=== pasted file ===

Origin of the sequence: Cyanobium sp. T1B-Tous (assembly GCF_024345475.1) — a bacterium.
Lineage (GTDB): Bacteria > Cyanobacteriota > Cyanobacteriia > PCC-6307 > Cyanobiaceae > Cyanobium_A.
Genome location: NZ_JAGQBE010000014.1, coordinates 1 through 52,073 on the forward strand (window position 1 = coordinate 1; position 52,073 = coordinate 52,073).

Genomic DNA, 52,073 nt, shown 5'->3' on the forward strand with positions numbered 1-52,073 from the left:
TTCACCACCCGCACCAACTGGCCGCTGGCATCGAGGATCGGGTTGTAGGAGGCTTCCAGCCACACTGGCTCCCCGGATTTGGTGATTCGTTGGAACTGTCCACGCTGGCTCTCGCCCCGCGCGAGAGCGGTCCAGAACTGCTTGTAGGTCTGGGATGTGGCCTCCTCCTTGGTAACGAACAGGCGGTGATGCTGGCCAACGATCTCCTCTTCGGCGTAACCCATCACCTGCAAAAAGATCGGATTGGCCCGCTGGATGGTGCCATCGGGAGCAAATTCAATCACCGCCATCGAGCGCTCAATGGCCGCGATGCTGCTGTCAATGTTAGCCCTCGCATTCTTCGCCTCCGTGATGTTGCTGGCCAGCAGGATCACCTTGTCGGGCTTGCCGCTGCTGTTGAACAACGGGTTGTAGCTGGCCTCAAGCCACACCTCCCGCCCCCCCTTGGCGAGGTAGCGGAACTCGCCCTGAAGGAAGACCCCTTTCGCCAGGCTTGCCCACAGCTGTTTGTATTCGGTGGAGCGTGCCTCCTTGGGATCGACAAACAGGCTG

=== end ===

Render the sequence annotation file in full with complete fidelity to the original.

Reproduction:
Origin of the sequence: Cyanobium sp. T1B-Tous (assembly GCF_024345475.1) — a bacterium.
Lineage (GTDB): Bacteria > Cyanobacteriota > Cyanobacteriia > PCC-6307 > Cyanobiaceae > Cyanobium_A.
Genome location: NZ_JAGQBE010000014.1, coordinates 1 through 52,073 on the forward strand (window position 1 = coordinate 1; position 52,073 = coordinate 52,073).

Genomic DNA, 52,073 nt, shown 5'->3' on the forward strand with positions numbered 1-52,073 from the left:
TTCACCACCCGCACCAACTGGCCGCTGGCATCGAGGATCGGGTTGTAGGAGGCTTCCAGCCACACTGGCTCCCCGGATTTGGTGATTCGTTGGAACTGTCCACGCTGGCTCTCGCCCCGCGCGAGAGCGGTCCAGAACTGCTTGTAGGTCTGGGATGTGGCCTCCTCCTTGGTAACGAACAGGCGGTGATGCTGGCCAACGATCTCCTCTTCGGCGTAACCCATCACCTGCAAAAAGATCGGATTGGCCCGCTGGATGGTGCCATCGGGAGCAAATTCAATCACCGCCATCGAGCGCTCAATGGCCGCGATGCTGCTGTCAATGTTAGCCCTCGCATTCTTCGCCTCCGTGATGTTGCTGGCCAGCAGGATCACCTTGTCGGGCTTGCCGCTGCTGTTGAACAACGGGTTGTAGCTGGCCTCAAGCCACACCTCCCGCCCCCCCTTGGCGAGGTAGCGGAACTCGCCCTGAAGGAAGACCCCTTTCGCCAGGCTTGCCCACAGCTGTTTGTATTCGGTGGAGCGTGCCTCCTTGGGATCGACAAACAGGCTG